A Summary of the Documentary by Lauren Ruck
Corn, corn alcohol, corn gluten, corn extract, corn flour, corn oil, corn oil margarine, cornstarch, corn sweetener, corn sugar, corn syrup, corn syrup solids, popcorn, cornmeal, cornstarch. King Corn is a documentary that follows two young men from the cornfields of Iowa to the local grocery stores you and I shop at. Their efforts strive to show, you are what you eat. What is it exactly that you eat, that we eat, corn, lots and lots of corn.
These two young men, Ian and Curt begin their journey with a sobering fact. We all will someday die, but maybe sooner than we thought. We are the first generation in American history that has a shorter life expectancy than our parents, and it is because of the food we eat.
At the University of Virginia Ian and Curt visit Professor Steve Macko. Steve specializes in hair analysis. He states that hair is like a tape recorder of everything we put into our bodies. Steve takes samples of Ian and Curt's hair and analyzes it. He says that he can tell from their hair that the carbon in their bodies originates from corn. Corn these days is nearly unavoidable. Every food that has been sweetened is likely to have been sweetened with high fructose corn syrup. The meat we eat is mainly corn feed, which is turned into the cow's biomass and then consumed by us. That cookie, made with cornstarch. You get the picture.
So, Ian and Curt set out to do a little research for themselves. They moved from their homes in Boston, to Iowa. They rented one acre of farmland and started the process of farming corn. They applied for their permits, bought their supplies, and with the help of the local farmers, planted one acre of corn.
Industrialized corn has changed drastically over the past 20-30 years with one goal in mind, yield. With the advancement of technology, we not only have hi tech equipment to aid in the process, we also have genetically modified corn. These modifications allow each plant to tolerate being planted very close to one another allowing more plants in a smaller space.
On Ian and Curt's acre they were able to plant 31 thousand corn seeds. With the help of some heavy machinery they process look all of 18 minutes. On average a one-acre plot of corn will yield 5 tons of food, none of which is eatable. The corn must first be processed. Ironically, the Iowa corn farmer can no longer feed himself.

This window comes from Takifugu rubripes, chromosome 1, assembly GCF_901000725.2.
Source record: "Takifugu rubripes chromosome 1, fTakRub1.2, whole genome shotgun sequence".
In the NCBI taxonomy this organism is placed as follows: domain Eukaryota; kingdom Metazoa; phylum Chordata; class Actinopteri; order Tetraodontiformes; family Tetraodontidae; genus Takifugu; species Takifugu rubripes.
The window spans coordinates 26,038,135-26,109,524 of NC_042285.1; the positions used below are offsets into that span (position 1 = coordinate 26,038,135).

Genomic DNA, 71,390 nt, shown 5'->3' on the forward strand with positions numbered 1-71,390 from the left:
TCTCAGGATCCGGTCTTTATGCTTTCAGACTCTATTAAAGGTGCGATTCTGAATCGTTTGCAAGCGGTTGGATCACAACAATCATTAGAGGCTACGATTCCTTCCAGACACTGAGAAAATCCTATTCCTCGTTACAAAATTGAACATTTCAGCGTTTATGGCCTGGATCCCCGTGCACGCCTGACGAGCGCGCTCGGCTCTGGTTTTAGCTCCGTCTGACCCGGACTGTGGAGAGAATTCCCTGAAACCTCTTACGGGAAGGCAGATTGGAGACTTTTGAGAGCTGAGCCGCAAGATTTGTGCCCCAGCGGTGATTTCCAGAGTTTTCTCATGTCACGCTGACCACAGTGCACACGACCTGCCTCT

While Ian and Curt waited for their corn to grow they decided to explore all the different place corn ends up. They started with, cows. Currently cows that are bread for market are fed a diet of 60% corn. As it turns out corn actually kills cows, as they are intended to eat grass. However, corn also makes cows fat, fast. Grass fed cows take several years to reach market weight. Corn fed cows typically reach market weight in 120-140 days. The problem is that after about 60-90 days on a corn fed diet the cows develop stomach ulcer and acidosis. If not treated they will die, the treatment, antibiotics. Currently livestock consume 70% of the antibiotics in the United States.
Ian and Curt also followed corn into the grocery stores. Corn is found in almost every product on the grocery store shelf, mainly in the form of high fructose corn syrup. Prior to 1970 no one ate high fructose corn syrup because it was too expensive to make. Now it is by far the dominant from of sugar in food. High fructose corn syrup has no nutritional value, causes adverse metabolic affects, and is merely empty calories.
This increased exposure to corn and corn products has caused an explosion of obesity and disease, namely diabetes. Today 1 in 8 New Yorkers have diabetes. These numbers are a direct result of our nutrition.
Part of the problem is that the government rewards the over production of cheap corn with subsidies. In fact if corn farmers merely grew and sold corn they would lose money hand over fist. The only profit in farming corn comes in government subsidies. We are also part of the problem. We like cheap food, we demand it, and they supply it. On average in this country we spend about 12-15 percent of our income on food. In generations past up to 50% of a family's income was spent on food. We spend less of our income on food than any other generation in history.
I am left reminded of one of my favorite John Mayer songs titled Gravity. He reminds us that maybe, "twice as much aint twice as good and cant sustain like one half could, it's wanting more that's gonna send me to my knees." It this case wanting more might send up to our graves.